The Triathlon Misnomer

Dr. DawnBy: Dr. Dawn DPT

Well, I am 3 weeks into my training for IMNZ and feel it necessary to discuss the other “sport” within the sport that make triathlon training a challenging and ever-growing demand on my time.  I am speaking of the “sport” of self-care: strength training, flexibility training, bodywork and nutrition. My training plan calls for swimming, cycling, and running 3 days/week. On top of that, I strength train 1-2 times/week, work on flexibility with stretching and/or yoga, daily self myofascial release, scheduled body work sessions every 1-2 weeks, dialing in my daily nutrition and workout nutrition. Not forgetting to add one day off each week!  Whew! I get tired just thinking about it all!  As a physical therapist, I feel I have the self-care sport under control. I know what to do and how to do it!  The challenge is fitting it all in around work and everyday life.

Nutrition, however, is an interesting sport. Everybody has an opinion on what the right plan is for an athlete often times assuming all other plans are inherently wrong for some reason or another. You must be vegetarian, no you must be vegan, no no you must be paleo, no no no you must be gluten free and I have researched and tried them all!  I was diagnosed with Celiac disease in early 2010 and also have had a long history of dairy intolerance.  I am now gluten free and other than that, I have no “must”dietary restrictions.  Giving up gluten confirmed that certain some food choices make me feel better overall than other food choices.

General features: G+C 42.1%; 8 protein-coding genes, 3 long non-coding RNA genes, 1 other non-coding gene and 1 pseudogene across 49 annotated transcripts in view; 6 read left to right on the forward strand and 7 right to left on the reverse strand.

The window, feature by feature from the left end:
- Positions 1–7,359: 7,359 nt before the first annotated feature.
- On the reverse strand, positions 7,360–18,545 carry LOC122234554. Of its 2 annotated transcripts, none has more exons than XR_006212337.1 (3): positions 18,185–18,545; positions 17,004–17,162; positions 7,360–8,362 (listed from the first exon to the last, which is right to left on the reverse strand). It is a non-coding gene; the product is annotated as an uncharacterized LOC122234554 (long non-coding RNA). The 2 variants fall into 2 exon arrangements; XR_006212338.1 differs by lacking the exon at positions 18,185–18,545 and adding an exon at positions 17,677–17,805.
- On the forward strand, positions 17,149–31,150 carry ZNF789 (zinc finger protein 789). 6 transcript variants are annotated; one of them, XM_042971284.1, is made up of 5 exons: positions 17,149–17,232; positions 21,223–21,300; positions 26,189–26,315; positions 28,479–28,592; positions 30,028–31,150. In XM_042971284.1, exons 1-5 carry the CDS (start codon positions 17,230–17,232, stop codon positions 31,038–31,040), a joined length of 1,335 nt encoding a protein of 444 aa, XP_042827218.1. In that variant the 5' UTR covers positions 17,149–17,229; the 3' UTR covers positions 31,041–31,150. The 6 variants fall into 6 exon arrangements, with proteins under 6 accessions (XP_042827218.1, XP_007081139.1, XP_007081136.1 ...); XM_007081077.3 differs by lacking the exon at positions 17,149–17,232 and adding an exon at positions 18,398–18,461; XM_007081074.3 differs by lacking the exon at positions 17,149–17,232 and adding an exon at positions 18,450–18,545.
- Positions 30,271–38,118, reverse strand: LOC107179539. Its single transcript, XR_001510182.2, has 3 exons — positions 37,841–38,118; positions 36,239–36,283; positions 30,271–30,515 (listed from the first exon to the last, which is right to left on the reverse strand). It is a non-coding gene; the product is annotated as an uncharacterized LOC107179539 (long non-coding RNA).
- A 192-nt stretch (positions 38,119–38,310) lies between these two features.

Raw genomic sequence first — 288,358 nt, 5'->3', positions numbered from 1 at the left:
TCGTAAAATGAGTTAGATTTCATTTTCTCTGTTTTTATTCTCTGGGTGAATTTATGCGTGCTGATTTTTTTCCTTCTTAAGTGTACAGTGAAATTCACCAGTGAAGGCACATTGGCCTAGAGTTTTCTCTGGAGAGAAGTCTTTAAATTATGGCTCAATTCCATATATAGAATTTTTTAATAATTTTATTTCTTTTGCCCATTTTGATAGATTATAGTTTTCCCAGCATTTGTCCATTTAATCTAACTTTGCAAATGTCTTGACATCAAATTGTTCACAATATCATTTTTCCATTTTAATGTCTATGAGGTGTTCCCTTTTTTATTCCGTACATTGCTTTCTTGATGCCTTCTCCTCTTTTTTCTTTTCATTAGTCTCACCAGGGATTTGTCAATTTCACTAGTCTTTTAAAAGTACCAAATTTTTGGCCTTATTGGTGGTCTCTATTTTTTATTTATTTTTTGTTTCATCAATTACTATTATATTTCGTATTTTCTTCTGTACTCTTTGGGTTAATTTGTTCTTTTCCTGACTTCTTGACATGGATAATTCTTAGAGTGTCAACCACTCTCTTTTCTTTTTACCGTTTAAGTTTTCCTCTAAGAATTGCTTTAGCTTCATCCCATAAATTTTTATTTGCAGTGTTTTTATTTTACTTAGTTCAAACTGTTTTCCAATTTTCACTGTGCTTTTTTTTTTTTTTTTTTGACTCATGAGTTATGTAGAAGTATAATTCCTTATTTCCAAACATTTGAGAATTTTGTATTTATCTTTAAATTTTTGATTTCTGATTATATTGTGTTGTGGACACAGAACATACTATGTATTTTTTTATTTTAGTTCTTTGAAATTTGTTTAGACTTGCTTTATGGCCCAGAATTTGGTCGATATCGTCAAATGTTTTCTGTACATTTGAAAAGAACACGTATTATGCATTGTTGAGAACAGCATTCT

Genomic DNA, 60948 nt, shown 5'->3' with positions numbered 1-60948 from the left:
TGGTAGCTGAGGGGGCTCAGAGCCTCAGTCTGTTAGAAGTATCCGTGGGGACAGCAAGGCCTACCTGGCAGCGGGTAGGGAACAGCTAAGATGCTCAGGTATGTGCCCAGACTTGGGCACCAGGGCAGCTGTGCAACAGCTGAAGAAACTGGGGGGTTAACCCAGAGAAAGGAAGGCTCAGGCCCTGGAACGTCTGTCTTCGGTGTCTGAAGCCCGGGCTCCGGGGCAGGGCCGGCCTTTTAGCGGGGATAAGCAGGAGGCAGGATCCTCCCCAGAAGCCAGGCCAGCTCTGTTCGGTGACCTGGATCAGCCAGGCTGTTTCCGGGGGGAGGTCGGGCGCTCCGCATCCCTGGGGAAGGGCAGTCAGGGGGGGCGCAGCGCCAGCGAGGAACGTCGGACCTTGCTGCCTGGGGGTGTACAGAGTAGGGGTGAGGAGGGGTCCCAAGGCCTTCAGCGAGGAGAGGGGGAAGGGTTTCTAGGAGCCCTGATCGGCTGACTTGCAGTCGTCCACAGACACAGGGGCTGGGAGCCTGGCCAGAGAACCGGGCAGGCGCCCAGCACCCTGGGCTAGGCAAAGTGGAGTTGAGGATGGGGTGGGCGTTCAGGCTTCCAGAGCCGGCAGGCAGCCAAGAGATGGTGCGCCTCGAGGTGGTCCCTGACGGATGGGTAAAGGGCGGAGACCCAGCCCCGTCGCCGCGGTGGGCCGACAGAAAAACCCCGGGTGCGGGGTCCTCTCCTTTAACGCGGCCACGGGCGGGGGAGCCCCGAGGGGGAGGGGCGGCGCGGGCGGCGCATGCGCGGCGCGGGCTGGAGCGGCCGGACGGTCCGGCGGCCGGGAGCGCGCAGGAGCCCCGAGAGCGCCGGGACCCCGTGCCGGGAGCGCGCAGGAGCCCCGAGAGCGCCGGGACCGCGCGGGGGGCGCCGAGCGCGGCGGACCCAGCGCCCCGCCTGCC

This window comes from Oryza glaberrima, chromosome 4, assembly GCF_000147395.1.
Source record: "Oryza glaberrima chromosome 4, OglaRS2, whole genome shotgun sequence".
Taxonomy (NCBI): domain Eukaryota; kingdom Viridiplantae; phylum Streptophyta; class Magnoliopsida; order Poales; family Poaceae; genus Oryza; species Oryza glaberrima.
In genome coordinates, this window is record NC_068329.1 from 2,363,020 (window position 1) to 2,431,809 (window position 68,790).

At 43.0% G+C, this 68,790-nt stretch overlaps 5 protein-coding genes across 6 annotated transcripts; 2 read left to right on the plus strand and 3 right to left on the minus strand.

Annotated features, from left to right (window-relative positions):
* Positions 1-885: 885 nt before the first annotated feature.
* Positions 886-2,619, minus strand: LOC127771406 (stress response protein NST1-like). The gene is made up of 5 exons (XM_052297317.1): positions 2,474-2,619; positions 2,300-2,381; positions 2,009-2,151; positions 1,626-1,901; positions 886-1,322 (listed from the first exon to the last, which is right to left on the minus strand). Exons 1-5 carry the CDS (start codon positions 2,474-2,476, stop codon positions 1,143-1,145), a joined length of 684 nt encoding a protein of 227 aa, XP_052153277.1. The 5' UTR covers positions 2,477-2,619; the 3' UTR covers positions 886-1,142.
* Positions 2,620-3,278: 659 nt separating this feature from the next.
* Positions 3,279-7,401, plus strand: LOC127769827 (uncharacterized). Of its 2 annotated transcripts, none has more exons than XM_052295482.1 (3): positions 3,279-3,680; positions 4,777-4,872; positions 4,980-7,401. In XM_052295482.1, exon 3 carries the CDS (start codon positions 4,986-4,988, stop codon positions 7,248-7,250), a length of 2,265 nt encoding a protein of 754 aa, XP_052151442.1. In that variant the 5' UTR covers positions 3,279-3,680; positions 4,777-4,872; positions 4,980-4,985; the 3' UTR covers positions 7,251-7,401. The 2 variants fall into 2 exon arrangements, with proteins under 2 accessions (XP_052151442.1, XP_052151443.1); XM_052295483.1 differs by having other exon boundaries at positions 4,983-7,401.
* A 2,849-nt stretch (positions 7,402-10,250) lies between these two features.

I always tell my clients to listen to their bodies; they know themselves better than anyone. Better than even me or their doctor and if they quiet their mind and listen the answers are within each of us. I am finding my nutritional nirvana in much the same way. If you listen to your own body, I find it will tell you what is right for you.  A nutrition plan that may be totally wrong for someone else, may work for you! That is most important to remember.

I have settled into a modified paleo diet which is often referred to as the cavemen diet.  Paleo allows for organic lean proteins, fruits and vegetables only.  No processed foods, sugar, dairy, legumes or gluten are allowed in the paleo tradition.  I occasionally partake with goat cheese, gluten free grains and allow myself to eat whatever I want minus gluten once a week.  I feel so much better when I refrain from legumes and grains!  Which is probably why my body felt miserable on a vegan diet,  even though my emotional brain wanted so badly for it to work.

There are some important factors/food choices to consider no matter what dietary plan you choose to follow.  It is always best to eat organic fruits and vegetables as much as possible, drink plenty of water and refrain from or limit calorie laden liquids such as: soda, fruit drinks & alcohol.  If you choose to have animal protein in your diet, eat lean and clean protein from farms that take care of their animals. Eat plenty of good fats: avocadoes, nuts, coconut oil. Refrain from sugar.  It’s not rocket science and it does take some thought and effort to eat healthy, but one thing is certain and that is that it always does a body good!

Organic food delivery options: Organic Grocery Delivery in LA and the Bay Area Delivery throughout the United States


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